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International Offshore Jurisdiction Review: Cyprus as a Tax Haven

Overview

In recent years, Cyprus has been at the center of discussions regarding its tax policies and whether it qualifies as a tax haven. Historically, the island nation offered favorable tax conditions that attracted foreign investments, but its status has been in flux as global and European regulations have evolved. Cyprus made significant changes to its tax laws in response to international pressure, raising its corporate tax rate to a competitive but not particularly low 12.5%. The Organization for Economic Co-operation and Development (OECD) has since assessed Cyprus in line with many other European countries, which has impacted its reputation as a hub for tax avoidance.

The economy of Cyprus is service-oriented, with a significant contribution from the financial services sector. As an EU member state, Cyprus has had to balance its tax policies against the expectations and regulations set by the Union. The country has actively worked to align itself with international tax standards, a move necessary to maintain its economic stability and integrity within the broader international community. This repositioning addresses frequently asked questions about its compliance with global tax norms and its attractiveness to international businesses.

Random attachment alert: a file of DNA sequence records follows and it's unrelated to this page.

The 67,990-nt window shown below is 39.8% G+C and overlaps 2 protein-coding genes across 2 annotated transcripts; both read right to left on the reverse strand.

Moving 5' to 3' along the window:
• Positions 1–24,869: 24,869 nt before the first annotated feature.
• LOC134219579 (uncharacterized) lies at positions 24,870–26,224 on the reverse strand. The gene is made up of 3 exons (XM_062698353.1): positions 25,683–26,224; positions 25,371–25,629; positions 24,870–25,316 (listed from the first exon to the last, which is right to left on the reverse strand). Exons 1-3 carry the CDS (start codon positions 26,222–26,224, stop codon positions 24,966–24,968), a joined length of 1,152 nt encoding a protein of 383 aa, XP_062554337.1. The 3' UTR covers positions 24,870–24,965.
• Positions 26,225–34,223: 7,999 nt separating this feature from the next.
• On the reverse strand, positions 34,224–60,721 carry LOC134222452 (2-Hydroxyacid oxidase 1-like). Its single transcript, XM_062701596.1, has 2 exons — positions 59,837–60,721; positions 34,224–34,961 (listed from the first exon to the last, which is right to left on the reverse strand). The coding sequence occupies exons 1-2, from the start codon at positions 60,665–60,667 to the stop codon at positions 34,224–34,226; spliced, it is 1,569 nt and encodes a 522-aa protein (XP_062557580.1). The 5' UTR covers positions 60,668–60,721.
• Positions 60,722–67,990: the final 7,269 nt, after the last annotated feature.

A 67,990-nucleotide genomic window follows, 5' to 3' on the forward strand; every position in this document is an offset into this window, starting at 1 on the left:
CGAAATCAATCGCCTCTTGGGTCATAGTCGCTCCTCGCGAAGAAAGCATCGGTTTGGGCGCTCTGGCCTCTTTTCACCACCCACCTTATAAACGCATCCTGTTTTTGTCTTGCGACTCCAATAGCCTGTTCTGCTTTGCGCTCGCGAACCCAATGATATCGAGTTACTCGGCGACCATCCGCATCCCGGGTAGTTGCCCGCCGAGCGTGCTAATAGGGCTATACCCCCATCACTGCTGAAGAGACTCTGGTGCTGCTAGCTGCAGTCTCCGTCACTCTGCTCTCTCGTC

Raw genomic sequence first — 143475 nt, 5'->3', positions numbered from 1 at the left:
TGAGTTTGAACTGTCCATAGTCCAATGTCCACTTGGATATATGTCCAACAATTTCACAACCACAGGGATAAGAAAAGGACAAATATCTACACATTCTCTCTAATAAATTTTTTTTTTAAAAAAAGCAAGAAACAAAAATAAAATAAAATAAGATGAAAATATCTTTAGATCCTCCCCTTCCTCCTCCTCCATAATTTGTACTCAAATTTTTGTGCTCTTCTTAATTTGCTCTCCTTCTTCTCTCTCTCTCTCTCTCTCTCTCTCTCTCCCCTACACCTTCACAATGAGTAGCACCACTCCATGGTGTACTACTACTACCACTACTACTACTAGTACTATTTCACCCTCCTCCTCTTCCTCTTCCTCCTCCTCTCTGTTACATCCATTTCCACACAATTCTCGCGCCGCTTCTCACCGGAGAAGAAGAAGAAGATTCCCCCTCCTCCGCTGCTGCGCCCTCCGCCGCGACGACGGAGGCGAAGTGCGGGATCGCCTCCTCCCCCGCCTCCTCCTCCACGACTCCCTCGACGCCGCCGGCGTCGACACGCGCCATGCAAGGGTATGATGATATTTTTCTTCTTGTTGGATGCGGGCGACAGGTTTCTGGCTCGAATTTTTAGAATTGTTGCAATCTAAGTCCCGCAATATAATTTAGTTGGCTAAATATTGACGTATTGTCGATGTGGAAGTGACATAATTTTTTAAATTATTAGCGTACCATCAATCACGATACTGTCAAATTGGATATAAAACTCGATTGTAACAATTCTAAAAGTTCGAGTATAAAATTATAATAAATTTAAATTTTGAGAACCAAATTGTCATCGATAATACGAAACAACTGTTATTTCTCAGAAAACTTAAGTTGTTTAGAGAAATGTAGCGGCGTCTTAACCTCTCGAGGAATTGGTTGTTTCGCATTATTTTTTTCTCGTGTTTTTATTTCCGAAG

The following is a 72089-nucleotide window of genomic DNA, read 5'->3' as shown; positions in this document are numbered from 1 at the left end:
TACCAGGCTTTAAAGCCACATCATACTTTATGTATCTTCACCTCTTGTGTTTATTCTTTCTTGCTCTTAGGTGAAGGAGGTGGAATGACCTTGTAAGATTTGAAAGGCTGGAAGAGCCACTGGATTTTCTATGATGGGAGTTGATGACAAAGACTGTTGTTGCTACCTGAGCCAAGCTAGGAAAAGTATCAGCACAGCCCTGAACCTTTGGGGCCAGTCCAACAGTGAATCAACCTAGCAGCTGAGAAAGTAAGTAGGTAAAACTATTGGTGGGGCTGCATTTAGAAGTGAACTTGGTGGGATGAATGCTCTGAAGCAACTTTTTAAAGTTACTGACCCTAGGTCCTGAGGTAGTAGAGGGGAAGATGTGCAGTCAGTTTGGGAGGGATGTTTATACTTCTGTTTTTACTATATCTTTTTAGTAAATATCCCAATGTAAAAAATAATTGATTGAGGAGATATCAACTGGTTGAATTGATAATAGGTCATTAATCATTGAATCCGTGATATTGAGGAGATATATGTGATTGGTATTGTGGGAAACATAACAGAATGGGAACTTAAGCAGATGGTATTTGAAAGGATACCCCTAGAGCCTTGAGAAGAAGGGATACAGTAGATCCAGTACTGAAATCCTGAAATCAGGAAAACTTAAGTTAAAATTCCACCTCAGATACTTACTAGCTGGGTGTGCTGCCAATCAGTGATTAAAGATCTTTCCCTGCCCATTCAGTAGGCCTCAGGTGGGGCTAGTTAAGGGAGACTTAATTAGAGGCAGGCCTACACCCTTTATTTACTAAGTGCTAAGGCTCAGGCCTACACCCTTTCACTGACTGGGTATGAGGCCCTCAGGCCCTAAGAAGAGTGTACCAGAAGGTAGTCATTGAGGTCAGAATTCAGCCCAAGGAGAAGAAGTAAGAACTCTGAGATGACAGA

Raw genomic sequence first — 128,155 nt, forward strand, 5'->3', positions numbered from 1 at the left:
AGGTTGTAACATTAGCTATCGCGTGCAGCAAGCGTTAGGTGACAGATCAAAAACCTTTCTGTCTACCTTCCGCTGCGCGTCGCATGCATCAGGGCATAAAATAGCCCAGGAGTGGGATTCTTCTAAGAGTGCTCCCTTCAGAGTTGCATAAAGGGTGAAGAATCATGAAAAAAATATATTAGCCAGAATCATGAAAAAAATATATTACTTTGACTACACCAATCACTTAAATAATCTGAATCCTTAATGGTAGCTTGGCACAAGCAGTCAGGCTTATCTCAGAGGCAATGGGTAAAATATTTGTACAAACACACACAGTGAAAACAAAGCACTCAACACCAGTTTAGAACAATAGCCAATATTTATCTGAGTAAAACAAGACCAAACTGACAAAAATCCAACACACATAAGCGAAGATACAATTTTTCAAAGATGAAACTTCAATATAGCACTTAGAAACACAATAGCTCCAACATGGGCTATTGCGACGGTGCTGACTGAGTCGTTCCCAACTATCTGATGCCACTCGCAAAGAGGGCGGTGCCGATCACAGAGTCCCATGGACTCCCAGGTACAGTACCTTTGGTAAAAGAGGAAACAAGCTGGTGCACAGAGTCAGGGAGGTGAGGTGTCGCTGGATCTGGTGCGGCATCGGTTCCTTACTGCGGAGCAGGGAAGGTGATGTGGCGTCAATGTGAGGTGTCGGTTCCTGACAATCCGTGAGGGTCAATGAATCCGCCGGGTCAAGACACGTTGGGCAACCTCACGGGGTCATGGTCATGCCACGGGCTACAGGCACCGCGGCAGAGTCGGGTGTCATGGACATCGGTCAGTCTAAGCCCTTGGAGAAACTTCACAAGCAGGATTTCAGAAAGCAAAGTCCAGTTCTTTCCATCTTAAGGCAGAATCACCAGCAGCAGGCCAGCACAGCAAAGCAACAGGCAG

Key Takeaways

  • Cyprus has adjusted its tax laws due to international and EU standards, raising its corporate tax rate to 12.5%.
  • The island nation continues to offer some tax benefits, maintaining a role in the international financial services industry.
  • Cyprus's economic strategy includes aligning with EU and global tax norms while remaining an attractive location for businesses.

Is Cyprus A Tax Haven?

Cyprus is not officially considered a tax haven, as in 2019 they raised its corporate tax rate to 12.5% and the OECD gave them the same status as many other European countries. However, Cyprus still offers a number of tax benefits and advantages for individuals, investors, and companies looking to incorporate in the European Union. Since the country’s entry in the EU, they have restructured its financial regulations and its Company Law to conform to EU regulations and since 2004 have been offering a new form of resident and non-resident based businesses that are fully compliant with EU financial policies.

Cyprus provides many offshore company formation opportunities as well as Cyprus LLCs with the added advantage of having access to the European Union’s numerous economic and trade treaties. Cyprus tax system is a traditional tax-based structure with one of the lowest corporate tax rates in the EU at 12.5% and offers non-resident-based companies that are completely free from all local taxation.

Cyprus offers international company vehicles that are perfect for holding or investment accounts or trading purposes. Companies can easily be paired with an offshore bank account whether it's a local or overseas bank.